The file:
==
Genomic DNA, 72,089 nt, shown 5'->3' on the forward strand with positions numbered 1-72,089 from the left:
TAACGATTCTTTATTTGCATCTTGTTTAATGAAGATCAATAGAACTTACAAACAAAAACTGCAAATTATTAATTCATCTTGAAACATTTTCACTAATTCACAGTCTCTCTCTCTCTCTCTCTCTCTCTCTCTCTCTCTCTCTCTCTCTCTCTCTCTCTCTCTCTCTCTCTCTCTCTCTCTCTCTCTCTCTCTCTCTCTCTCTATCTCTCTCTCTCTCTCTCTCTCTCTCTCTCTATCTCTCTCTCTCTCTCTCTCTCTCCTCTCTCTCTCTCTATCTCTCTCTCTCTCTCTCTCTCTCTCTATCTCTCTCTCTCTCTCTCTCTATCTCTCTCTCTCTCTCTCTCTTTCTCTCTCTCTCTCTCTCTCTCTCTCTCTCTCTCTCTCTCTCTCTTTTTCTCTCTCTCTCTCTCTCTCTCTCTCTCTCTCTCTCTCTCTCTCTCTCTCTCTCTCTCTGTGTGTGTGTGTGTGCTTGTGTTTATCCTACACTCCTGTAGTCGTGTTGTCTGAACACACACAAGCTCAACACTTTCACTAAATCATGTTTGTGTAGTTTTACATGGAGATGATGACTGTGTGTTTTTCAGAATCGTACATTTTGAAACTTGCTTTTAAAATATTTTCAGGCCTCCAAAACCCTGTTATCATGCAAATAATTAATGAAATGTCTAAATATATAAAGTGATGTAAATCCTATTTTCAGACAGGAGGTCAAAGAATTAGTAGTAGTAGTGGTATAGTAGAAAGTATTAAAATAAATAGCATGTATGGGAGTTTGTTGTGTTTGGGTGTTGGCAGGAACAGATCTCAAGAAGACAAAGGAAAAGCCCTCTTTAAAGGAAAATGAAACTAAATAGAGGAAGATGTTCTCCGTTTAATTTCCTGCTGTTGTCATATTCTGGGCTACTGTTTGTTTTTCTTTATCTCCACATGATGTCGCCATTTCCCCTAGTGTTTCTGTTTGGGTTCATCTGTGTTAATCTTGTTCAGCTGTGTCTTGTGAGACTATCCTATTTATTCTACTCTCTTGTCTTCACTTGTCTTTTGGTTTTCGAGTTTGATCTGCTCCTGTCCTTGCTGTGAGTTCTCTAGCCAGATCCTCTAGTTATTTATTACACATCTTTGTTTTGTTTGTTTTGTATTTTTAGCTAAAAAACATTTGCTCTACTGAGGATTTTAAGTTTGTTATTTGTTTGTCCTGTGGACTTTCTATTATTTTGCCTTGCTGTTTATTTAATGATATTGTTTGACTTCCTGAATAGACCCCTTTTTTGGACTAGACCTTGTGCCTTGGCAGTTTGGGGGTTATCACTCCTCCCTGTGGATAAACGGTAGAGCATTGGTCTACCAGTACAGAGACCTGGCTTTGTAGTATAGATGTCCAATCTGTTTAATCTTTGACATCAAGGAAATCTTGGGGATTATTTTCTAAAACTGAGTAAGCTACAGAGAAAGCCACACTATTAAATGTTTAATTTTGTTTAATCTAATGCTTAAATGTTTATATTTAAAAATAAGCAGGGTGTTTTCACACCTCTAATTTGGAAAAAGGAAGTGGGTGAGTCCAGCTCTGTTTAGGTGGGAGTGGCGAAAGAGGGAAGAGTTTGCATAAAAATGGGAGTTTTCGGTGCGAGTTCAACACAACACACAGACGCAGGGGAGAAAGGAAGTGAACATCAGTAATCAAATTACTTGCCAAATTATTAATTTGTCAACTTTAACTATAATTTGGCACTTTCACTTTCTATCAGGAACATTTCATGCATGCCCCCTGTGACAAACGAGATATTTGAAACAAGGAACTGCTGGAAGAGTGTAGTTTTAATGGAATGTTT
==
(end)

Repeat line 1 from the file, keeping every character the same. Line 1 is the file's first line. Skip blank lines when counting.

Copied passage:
Genomic DNA, 72,089 nt, shown 5'->3' on the forward strand with positions numbered 1-72,089 from the left: